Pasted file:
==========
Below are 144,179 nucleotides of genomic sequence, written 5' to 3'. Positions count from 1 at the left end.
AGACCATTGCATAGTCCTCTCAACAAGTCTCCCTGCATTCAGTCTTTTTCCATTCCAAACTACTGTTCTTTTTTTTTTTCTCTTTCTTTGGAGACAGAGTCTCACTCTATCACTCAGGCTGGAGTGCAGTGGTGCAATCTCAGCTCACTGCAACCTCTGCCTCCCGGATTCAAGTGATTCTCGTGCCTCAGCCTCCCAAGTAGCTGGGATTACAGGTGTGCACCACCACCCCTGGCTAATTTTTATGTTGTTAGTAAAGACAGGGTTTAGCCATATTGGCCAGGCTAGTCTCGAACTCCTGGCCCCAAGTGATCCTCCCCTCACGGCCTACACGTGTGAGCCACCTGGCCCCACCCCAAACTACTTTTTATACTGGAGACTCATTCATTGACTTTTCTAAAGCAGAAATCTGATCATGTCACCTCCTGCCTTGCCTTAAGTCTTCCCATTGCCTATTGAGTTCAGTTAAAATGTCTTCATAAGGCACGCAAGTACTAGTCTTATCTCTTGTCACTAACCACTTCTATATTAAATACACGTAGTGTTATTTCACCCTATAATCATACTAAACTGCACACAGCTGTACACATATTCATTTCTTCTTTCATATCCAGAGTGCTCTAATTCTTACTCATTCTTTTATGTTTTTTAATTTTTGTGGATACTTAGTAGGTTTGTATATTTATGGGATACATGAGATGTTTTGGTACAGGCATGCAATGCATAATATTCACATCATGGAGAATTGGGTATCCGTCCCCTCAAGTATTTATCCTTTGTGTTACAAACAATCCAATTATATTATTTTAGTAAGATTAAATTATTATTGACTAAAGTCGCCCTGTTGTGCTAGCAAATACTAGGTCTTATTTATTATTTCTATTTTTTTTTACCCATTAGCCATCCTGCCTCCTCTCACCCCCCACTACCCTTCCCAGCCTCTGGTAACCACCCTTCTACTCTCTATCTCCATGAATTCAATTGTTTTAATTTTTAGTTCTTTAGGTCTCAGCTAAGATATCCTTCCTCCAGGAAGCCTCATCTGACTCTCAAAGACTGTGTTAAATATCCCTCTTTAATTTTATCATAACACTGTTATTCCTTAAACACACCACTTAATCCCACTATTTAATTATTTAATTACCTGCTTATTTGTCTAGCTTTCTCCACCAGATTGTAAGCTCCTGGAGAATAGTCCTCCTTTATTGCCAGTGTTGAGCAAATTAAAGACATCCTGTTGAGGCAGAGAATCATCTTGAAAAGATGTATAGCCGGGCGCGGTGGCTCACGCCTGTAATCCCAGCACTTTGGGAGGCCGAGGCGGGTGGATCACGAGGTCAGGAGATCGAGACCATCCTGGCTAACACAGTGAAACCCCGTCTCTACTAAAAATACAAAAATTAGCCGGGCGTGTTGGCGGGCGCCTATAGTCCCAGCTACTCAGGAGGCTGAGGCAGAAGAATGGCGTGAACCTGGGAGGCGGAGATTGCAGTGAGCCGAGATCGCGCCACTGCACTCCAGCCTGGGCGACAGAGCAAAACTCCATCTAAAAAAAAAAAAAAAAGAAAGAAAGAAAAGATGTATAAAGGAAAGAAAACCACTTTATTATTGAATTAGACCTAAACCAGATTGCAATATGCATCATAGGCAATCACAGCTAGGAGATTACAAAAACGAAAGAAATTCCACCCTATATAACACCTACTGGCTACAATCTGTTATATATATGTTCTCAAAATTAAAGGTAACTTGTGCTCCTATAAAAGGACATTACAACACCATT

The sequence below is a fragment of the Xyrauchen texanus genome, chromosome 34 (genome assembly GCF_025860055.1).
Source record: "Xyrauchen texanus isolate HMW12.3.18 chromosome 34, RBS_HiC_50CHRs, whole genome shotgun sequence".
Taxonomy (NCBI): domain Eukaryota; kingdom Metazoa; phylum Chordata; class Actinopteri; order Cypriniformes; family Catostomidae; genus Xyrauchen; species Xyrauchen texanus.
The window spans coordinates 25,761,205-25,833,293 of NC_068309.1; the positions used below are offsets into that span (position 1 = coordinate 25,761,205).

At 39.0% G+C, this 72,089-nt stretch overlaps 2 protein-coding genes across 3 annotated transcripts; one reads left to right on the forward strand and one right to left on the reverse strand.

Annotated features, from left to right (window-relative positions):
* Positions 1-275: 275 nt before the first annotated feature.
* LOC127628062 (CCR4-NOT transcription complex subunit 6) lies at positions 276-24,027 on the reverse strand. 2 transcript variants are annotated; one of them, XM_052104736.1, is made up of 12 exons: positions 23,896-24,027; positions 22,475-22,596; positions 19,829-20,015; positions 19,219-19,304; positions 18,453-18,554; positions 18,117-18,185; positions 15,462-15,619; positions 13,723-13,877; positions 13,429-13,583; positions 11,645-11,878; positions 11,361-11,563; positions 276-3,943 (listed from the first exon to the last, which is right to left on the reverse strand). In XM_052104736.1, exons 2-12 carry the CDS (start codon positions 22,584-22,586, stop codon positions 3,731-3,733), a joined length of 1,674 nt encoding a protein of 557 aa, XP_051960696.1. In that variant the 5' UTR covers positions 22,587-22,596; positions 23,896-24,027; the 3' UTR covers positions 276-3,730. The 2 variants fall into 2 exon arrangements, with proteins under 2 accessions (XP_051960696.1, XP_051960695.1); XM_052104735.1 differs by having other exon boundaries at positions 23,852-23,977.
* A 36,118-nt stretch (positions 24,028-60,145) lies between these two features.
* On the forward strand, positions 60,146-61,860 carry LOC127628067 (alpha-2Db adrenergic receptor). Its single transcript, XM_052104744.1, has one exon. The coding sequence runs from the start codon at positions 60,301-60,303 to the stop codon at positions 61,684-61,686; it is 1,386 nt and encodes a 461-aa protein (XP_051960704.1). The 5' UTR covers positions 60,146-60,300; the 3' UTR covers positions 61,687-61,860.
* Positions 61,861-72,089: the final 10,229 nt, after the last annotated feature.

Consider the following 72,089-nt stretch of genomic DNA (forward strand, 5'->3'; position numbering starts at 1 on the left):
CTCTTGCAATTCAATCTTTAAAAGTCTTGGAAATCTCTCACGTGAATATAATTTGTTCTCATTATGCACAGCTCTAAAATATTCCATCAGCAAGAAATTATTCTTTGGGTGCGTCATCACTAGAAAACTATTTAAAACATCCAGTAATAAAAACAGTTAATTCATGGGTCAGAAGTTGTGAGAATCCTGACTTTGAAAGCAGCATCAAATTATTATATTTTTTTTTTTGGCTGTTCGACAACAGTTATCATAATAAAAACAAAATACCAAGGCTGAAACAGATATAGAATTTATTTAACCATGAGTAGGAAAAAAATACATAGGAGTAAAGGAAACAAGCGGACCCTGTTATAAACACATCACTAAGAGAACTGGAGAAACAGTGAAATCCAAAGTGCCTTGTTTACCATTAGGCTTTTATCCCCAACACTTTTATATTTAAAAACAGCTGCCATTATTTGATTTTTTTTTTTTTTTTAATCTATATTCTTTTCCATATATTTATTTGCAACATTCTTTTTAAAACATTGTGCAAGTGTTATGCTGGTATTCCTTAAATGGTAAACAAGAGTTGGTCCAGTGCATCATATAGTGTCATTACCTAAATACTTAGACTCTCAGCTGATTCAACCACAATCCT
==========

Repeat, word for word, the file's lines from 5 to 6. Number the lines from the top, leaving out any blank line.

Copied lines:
Taxonomy (NCBI): domain Eukaryota; kingdom Metazoa; phylum Chordata; class Actinopteri; order Cypriniformes; family Catostomidae; genus Xyrauchen; species Xyrauchen texanus.
The window spans coordinates 25,761,205-25,833,293 of NC_068309.1; the positions used below are offsets into that span (position 1 = coordinate 25,761,205).